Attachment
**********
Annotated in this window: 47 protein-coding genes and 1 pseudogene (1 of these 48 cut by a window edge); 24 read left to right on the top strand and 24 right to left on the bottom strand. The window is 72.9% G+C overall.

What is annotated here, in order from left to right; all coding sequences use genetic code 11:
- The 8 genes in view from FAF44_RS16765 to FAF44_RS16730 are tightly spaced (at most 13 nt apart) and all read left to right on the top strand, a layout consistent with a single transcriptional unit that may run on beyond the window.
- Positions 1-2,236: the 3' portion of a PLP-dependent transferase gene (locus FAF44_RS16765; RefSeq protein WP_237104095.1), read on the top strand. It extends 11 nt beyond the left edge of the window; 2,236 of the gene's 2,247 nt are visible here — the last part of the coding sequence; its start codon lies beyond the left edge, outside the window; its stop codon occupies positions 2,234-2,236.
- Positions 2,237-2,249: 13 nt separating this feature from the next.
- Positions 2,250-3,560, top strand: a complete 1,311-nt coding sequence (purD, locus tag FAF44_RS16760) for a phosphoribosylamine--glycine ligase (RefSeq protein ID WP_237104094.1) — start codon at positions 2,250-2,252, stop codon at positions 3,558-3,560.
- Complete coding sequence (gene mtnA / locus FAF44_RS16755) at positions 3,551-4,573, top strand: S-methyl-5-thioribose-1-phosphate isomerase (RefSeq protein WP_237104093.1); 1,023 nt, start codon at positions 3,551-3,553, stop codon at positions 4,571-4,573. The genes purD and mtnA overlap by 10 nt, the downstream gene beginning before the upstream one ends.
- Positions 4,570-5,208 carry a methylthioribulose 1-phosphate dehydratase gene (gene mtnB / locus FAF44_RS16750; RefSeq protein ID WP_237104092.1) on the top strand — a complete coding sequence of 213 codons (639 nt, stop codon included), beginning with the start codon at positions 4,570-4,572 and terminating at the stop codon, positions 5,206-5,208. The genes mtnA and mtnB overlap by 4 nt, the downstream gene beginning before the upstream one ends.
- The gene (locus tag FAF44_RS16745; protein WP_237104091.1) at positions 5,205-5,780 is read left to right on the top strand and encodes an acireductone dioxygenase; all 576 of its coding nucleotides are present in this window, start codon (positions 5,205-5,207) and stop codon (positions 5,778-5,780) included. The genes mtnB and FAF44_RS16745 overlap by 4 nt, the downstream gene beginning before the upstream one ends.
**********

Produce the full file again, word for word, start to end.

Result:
Annotated in this window: 47 protein-coding genes and 1 pseudogene (1 of these 48 cut by a window edge); 24 read left to right on the top strand and 24 right to left on the bottom strand. The window is 72.9% G+C overall.

What is annotated here, in order from left to right; all coding sequences use genetic code 11:
- The 8 genes in view from FAF44_RS16765 to FAF44_RS16730 are tightly spaced (at most 13 nt apart) and all read left to right on the top strand, a layout consistent with a single transcriptional unit that may run on beyond the window.
- Positions 1-2,236: the 3' portion of a PLP-dependent transferase gene (locus FAF44_RS16765; RefSeq protein WP_237104095.1), read on the top strand. It extends 11 nt beyond the left edge of the window; 2,236 of the gene's 2,247 nt are visible here — the last part of the coding sequence; its start codon lies beyond the left edge, outside the window; its stop codon occupies positions 2,234-2,236.
- Positions 2,237-2,249: 13 nt separating this feature from the next.
- Positions 2,250-3,560, top strand: a complete 1,311-nt coding sequence (purD, locus tag FAF44_RS16760) for a phosphoribosylamine--glycine ligase (RefSeq protein ID WP_237104094.1) — start codon at positions 2,250-2,252, stop codon at positions 3,558-3,560.
- Complete coding sequence (gene mtnA / locus FAF44_RS16755) at positions 3,551-4,573, top strand: S-methyl-5-thioribose-1-phosphate isomerase (RefSeq protein WP_237104093.1); 1,023 nt, start codon at positions 3,551-3,553, stop codon at positions 4,571-4,573. The genes purD and mtnA overlap by 10 nt, the downstream gene beginning before the upstream one ends.
- Positions 4,570-5,208 carry a methylthioribulose 1-phosphate dehydratase gene (gene mtnB / locus FAF44_RS16750; RefSeq protein ID WP_237104092.1) on the top strand — a complete coding sequence of 213 codons (639 nt, stop codon included), beginning with the start codon at positions 4,570-4,572 and terminating at the stop codon, positions 5,206-5,208. The genes mtnA and mtnB overlap by 4 nt, the downstream gene beginning before the upstream one ends.
- The gene (locus tag FAF44_RS16745; protein WP_237104091.1) at positions 5,205-5,780 is read left to right on the top strand and encodes an acireductone dioxygenase; all 576 of its coding nucleotides are present in this window, start codon (positions 5,205-5,207) and stop codon (positions 5,778-5,780) included. The genes mtnB and FAF44_RS16745 overlap by 4 nt, the downstream gene beginning before the upstream one ends.